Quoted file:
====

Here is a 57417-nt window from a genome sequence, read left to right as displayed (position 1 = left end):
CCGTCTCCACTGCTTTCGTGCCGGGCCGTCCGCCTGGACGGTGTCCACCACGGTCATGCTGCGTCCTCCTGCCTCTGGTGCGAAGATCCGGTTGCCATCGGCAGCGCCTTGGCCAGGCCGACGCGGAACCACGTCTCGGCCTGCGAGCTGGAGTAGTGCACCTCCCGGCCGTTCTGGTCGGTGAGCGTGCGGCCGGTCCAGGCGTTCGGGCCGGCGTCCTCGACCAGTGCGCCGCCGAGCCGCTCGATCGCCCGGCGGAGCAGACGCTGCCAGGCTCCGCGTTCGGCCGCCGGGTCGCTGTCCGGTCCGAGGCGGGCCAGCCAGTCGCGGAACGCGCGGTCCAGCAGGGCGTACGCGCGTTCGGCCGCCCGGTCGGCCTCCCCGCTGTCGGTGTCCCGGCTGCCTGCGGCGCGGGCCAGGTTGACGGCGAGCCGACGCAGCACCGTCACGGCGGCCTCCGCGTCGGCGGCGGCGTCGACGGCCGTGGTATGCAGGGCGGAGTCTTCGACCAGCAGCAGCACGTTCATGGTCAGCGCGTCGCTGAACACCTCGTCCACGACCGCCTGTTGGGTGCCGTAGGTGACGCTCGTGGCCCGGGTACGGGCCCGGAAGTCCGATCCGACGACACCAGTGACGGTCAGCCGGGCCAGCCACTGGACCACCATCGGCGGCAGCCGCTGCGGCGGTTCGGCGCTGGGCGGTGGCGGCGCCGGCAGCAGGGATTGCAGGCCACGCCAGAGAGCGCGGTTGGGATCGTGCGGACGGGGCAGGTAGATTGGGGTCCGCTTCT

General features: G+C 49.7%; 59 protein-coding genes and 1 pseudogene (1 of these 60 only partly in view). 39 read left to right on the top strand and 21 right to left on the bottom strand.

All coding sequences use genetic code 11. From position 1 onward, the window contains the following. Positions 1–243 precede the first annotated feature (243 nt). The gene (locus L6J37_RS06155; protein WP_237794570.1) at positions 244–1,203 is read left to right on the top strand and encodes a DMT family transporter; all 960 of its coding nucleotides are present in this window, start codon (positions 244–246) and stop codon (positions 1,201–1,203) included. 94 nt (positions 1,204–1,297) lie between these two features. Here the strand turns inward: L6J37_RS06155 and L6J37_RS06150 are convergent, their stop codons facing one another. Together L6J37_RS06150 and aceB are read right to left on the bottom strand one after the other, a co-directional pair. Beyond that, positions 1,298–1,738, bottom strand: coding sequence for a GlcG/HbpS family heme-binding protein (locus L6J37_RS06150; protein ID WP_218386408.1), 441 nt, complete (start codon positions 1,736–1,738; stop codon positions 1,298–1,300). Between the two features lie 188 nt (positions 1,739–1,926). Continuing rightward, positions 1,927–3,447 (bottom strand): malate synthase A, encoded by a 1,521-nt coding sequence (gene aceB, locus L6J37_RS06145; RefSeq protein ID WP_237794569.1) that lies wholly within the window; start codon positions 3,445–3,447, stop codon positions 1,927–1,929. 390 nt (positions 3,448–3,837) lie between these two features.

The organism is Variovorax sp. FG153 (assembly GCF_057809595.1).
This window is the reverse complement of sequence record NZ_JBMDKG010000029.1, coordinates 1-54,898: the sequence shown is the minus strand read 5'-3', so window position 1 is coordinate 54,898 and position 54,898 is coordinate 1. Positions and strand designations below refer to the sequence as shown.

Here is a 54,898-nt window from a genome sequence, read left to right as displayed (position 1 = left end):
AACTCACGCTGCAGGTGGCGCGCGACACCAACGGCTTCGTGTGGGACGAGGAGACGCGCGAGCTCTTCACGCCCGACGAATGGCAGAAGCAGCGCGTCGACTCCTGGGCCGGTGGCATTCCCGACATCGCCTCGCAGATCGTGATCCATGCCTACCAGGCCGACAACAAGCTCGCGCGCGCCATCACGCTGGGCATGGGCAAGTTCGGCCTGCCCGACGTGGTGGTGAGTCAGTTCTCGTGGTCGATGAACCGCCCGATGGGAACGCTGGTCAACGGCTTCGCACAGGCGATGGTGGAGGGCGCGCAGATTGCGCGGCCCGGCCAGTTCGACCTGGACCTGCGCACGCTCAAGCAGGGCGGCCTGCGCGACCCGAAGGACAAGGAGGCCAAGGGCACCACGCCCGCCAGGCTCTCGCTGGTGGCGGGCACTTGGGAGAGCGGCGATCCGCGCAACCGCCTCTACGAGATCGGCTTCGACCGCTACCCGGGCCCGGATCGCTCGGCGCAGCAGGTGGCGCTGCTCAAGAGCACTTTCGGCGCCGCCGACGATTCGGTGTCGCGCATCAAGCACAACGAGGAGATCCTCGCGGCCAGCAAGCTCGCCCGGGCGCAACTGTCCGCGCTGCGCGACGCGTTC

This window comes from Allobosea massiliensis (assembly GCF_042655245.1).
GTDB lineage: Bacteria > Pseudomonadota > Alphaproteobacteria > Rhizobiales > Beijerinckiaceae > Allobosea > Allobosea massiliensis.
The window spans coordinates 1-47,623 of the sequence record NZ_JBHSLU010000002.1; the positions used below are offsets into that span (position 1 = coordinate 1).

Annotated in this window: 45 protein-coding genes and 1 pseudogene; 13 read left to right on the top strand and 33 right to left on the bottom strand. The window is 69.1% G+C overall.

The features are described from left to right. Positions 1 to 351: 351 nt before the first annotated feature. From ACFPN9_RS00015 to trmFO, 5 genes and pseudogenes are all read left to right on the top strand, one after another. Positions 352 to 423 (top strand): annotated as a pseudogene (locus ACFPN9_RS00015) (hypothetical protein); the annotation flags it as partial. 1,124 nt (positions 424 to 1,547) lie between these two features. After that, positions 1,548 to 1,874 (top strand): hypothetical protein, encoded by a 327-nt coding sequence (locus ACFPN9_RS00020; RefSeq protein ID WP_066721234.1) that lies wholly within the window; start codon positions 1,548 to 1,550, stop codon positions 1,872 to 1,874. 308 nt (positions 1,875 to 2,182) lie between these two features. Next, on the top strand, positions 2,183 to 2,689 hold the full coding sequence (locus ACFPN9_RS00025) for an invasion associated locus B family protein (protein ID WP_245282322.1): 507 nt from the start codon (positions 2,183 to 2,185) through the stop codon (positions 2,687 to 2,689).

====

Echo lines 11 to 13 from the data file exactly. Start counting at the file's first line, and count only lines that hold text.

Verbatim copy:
The window spans coordinates 1-47,623 of the sequence record NZ_JBHSLU010000002.1; the positions used below are offsets into that span (position 1 = coordinate 1).

Annotated in this window: 45 protein-coding genes and 1 pseudogene; 13 read left to right on the top strand and 33 right to left on the bottom strand. The window is 69.1% G+C overall.

The features are described from left to right. Positions 1 to 351: 351 nt before the first annotated feature. From ACFPN9_RS00015 to trmFO, 5 genes and pseudogenes are all read left to right on the top strand, one after another. Positions 352 to 423 (top strand): annotated as a pseudogene (locus ACFPN9_RS00015) (hypothetical protein); the annotation flags it as partial. 1,124 nt (positions 424 to 1,547) lie between these two features. After that, positions 1,548 to 1,874 (top strand): hypothetical protein, encoded by a 327-nt coding sequence (locus ACFPN9_RS00020; RefSeq protein ID WP_066721234.1) that lies wholly within the window; start codon positions 1,548 to 1,550, stop codon positions 1,872 to 1,874. 308 nt (positions 1,875 to 2,182) lie between these two features. Next, on the top strand, positions 2,183 to 2,689 hold the full coding sequence (locus ACFPN9_RS00025) for an invasion associated locus B family protein (protein ID WP_245282322.1): 507 nt from the start codon (positions 2,183 to 2,185) through the stop codon (positions 2,687 to 2,689).